The landscape is stunning and varies from an untouched archipelago, voluptuous mountains, serene beaches and ancient temples. Trekking and visiting the thousands of temples that are dotted all over Myanmar, are the most popular tourist attractions at the moment.
Because I had booked a hot air balloon in Bagan (which unfortunately got cancelled due to a thunderstorm, its best to book in November for a sure flight). I arranged my trip around the route Yangon-Hpa An-Inle Lake-Kalaw-Bagan-Mandalay so I could work my way up the country and organise my time to be in Bagan for the start of the hot air balloon season.
A more popular route is to start in Yangon heading into Mandalay or Mandalay-Bagan-Kalaw-Inle Lake-South-Yangon, thus flying in and out of two international airports and and making sure to trek from Kalaw to Inle Lake where it is a more popular route.
Other common destinations include:
Hpa An (my personal favourite)
Hispaw (for more authentic trekking and the famous viaduct)
Kyaikto (for the Golden Rock)
Naypyidaw (the new capital)
After much research, I found that I couldn’t get kyats outside of Myanmar, but only in Myanmar, thus dollars are recommended to bring in. Many guide books and travel blogs insisted dollars could be used anywhere, but what they didn’t highlight was the pristine condition that they had to be in, which made using dollars extremely difficult to use. All ATMs give kyats and all places take kyats no matter the quality, so realistically it is much safer for you to pay in kyats and travel with some emergency dollars with you.
As I said before, the food in Myanmar is not as tasty as its neighbours, however luckily for the local people, lots of people move to Myanmar from surrounding countries meaning there is a rich diversity in food; with many restaurants serving Thai, Chinese, Nepalese and Indian food. Chicken fried rice is a cheap staple diet for a backpacker on a budget but if wanting to branch out try the delicious Shan noodles from the Shan state. It is also fairly common to choose a meat dish in a local restaurant and for that dish to come with rice, soup and a number of fermented vegetables- I warn you, their unique taste is not for everyone!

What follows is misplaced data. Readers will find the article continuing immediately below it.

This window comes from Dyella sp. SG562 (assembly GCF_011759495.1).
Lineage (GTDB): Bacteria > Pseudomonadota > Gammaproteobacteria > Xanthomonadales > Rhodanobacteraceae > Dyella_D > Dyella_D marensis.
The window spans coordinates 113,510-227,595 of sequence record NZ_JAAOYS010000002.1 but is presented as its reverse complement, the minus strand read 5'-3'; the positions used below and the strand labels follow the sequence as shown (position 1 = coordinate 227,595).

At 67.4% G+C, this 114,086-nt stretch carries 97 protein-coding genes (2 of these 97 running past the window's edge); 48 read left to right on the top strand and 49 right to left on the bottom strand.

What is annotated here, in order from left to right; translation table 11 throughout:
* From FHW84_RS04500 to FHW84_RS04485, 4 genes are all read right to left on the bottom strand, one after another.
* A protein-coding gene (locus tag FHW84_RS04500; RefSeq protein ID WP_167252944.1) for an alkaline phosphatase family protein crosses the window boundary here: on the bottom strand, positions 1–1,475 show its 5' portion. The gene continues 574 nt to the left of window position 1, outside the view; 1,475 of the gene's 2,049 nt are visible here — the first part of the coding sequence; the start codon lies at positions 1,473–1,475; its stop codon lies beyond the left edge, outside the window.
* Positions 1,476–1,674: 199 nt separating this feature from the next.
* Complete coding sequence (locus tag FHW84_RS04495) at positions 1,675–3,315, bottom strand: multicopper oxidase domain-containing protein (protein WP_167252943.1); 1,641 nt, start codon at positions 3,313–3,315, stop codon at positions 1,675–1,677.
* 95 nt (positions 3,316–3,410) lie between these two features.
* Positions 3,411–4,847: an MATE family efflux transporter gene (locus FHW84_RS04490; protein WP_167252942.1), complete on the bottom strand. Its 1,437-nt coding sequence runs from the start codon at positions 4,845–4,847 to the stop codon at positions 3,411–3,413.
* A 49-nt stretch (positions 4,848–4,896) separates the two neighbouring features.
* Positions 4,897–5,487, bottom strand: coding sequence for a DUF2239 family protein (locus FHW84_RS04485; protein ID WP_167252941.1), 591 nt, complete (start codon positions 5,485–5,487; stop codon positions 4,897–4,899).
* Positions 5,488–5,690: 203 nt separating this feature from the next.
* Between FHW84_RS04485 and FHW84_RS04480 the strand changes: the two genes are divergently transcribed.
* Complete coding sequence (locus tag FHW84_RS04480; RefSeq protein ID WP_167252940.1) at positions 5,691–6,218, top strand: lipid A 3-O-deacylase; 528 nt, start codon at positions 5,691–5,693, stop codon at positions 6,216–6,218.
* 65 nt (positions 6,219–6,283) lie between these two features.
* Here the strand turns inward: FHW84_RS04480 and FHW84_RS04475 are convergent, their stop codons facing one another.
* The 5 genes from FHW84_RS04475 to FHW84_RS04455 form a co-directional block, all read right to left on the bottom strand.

Most of the country is Buddhist, 90 percent in fact, followed by Sikh, Muslim and Christian. To respect all religions and the local culture, cover your legs and shoulders, especially when going into temples. The locals are not used to the sight of women in revealing outfits and were slightly horrified when seeing so, please do dress moderately.
Getting Around and Accomodation
Bus is the main mode of transportation and varies in style and price. You could be travelling by a local bus that stops at every stop, or a VIP bus that provides bottled water and takeaway meals, all vary in price and comfort, similar to accommodation. If travelling in high season, I do recommend to book ahead as it is still a developing country within the tourism industry and there are as not as many options as one would see in Thailand for example, which does make travel more expensive. You can find cheap guesthouse priced at as little as 5 thousand kyat although a little dirty around the edges. A rough average is 7 thousand for a local guesthouse you may see nearby to a touristic area, whom has no website. On booking websites, the more expensive and website owned places are available to book, but like all countries in Asia, if you take the time to look a little more around the area, then you will find a cheap and comfortable alternative that suits you.
Extreme Sports in Myanmar
As you may be aware, I am a massive fan of extreme sports and anything adrenaline filled, the extreme sports activities you will find in Myanmar at the moment are:
Hot Air Ballooning